> Apatinib for Hepatocellular Carcinoma Top

Hepatocellular carcinoma (HCC) is one of the five most common cancers worldwide, and over half of the patients with HCC are found in China.[13] Apatinib was investigated in a prospective observational study for the treatment of patients with intermediate/advanced hepatocellular carcinoma. The median time to tumor progression was 4.8 months (95% CI, 3.75–5.86 months). Furthermore, 6 and 12 months OS rates were 73.8% and 55.4%, respectively.[14] In a retrospective study, apatinib was administered at 500 mg/day or 250 mg/day continuously for the treatment of advanced HCC. The median TTP of treated patients was 10.4 months (95% CI, 3.4–17.5).[15] Moreover, transcatheter arterial chemoembolization (TACE) combined with apatinib showed a relatively good efficacy compared with TACE alone. In a recently published study, Lu et al. reported that the combination therapy group had a better ORR and PFS than TACE alone group.[16] Another study conducted by Liu et al. also suggested that apatinib combined with TACE therapy was safe and might improve overall and progression-free survival in patients with hepatocellular carcinoma with portal venous tumor thrombus.[17]

 > Apatinib for Other Cancers Top

The efficacy and safety of apatinib in advanced sarcomas was also reviewed in some single-center retrospective studies. In a recently published retrospective analysis for 16 patients with stage IV sarcomas who failed in prior chemotherapy, apatinib was given 500 mg/daily and 4 weeks as a cycle. The median PFS was 8.84 months while the ORR and DCR was 20% and 80%, respectively.[18] In addition, the safety and efficacy of apatinib in prostate cancer, malignant glioma was also reported.[19],[20]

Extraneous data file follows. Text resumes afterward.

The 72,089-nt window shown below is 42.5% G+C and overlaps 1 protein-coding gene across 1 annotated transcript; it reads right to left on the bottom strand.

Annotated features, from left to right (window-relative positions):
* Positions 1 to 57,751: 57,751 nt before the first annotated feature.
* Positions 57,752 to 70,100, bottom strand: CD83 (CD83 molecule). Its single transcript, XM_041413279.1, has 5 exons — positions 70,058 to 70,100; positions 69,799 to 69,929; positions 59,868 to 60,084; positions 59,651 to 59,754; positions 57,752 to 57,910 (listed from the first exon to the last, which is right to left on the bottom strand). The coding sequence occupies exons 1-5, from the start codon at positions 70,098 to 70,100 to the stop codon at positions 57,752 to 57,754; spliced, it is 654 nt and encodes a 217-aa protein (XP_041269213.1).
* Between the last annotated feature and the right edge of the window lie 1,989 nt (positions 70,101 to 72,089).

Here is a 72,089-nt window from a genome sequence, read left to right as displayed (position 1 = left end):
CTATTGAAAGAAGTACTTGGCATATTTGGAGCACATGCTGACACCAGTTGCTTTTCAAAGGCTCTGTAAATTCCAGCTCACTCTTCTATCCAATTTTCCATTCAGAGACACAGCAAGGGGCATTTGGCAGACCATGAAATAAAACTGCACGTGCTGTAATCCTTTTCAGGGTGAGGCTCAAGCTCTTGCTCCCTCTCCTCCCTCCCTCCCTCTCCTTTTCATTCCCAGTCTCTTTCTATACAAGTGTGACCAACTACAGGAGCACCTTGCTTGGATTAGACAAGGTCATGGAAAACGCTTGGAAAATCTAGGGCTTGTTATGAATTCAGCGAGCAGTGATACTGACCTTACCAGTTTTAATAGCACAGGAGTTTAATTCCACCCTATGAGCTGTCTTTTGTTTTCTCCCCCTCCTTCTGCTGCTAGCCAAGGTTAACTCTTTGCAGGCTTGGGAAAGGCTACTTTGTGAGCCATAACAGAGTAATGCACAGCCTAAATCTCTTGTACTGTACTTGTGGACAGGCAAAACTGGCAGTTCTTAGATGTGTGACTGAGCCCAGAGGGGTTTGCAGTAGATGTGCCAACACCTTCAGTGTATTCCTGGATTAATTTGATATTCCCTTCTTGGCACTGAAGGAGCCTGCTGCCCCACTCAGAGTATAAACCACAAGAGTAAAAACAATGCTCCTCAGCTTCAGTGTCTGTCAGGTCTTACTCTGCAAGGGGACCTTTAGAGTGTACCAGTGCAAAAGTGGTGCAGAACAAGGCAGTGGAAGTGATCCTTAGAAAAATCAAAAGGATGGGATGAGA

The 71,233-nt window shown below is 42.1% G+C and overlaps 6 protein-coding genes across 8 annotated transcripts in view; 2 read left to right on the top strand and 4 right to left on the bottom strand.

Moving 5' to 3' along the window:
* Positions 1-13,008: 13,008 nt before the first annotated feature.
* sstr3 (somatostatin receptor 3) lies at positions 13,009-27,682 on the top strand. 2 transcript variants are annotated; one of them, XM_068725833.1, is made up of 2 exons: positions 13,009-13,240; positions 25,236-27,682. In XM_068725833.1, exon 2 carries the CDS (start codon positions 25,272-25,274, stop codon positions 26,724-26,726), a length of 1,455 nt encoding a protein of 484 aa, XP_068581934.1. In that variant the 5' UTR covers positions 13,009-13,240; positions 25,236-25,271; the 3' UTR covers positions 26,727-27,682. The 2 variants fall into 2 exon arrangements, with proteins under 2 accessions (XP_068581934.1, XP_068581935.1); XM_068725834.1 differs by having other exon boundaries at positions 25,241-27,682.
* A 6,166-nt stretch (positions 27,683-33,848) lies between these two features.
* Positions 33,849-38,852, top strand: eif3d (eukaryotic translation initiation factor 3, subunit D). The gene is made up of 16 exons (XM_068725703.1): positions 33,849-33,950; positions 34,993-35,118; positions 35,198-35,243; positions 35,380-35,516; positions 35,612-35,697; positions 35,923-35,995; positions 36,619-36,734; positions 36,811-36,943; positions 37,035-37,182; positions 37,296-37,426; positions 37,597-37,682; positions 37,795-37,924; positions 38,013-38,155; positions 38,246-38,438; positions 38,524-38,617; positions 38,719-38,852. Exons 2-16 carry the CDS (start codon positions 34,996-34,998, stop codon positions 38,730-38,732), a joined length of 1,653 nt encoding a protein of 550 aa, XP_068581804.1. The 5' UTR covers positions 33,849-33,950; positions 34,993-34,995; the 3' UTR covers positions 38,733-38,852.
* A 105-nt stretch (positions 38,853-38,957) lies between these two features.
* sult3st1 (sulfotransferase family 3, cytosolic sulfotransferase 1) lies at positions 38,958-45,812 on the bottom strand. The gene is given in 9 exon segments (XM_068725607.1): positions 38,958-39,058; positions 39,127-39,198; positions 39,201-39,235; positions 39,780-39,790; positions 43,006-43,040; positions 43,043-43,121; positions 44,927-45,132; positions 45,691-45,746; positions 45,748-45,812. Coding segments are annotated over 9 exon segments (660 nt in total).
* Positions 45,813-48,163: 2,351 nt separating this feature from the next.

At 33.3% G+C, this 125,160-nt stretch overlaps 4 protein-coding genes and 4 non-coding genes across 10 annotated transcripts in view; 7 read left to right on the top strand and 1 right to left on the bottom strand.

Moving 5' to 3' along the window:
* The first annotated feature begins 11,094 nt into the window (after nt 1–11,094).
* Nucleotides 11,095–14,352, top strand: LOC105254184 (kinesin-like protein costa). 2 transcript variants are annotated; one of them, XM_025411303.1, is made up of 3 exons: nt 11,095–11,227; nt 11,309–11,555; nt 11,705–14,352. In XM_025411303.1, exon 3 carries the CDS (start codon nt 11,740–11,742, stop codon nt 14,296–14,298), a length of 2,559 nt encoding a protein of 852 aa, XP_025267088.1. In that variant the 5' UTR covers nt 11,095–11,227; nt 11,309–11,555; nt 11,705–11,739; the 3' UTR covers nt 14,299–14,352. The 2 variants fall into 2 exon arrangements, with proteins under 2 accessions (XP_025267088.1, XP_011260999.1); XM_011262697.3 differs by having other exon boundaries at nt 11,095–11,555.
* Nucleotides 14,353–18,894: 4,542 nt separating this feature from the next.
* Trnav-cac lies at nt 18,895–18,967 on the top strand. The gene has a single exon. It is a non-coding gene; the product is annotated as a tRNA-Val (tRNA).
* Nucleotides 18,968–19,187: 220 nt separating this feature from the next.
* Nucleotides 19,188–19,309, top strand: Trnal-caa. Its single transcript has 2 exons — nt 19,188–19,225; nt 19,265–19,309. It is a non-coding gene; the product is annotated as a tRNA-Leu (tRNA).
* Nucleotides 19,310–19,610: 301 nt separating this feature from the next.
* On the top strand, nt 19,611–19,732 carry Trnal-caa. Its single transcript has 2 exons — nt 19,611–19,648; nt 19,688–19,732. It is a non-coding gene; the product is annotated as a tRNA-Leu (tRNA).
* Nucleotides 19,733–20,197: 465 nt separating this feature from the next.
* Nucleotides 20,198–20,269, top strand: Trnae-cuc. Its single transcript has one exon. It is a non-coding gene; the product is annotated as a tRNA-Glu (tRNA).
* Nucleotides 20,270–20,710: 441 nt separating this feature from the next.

> Conclusion Top

Apatinib, as a novel orally bioavailable small molecule TKI of VEGFR-2, has shown improved outcomes in variety types of nongastric cancers. However, the limitation is that most studies are single-center retrospective studies with relatively small sample sizes, and they are mainly performed in patients from China. Thus, it is of great importance to verify effectiveness and safety of apatinib by more international multi-center, prospective, randomized, control, phase II clinical trials. Moreover, the multiple therapeutics strategies of apatinib combined with other therapies, such as chemotherapy, radiotherapy and thermal ablation, should be considered in the future clinical trials. With favorable toxicity and ongoing trials into multiple cancer types, apatinib offers a promise in improved outcomes for patients with non-gastric cancer.

 > References Top

Tian RH, Wu X, Liu X, Yang JW, Ji HL, Yan YJ, et al. The role of angiogenesis inhibitors in the treatment of elderly patients with advanced non-small-cell lung cancer: A meta-analysis of eleven randomized controlled trials. J Cancer Res Ther 2016;12:571-5.  Back to cited text no. 1
Jiang L, Sun JH, Quan LN, Tian YY, Jia CM, Liu ZQ, et al. Abnormal vascular endothelial growth factor protein expression may be correlated with poor prognosis in diffuse large B-cell lymphoma: A meta-analysis. J Cancer Res Ther 2016;12:605-11.  Back to cited text no. 2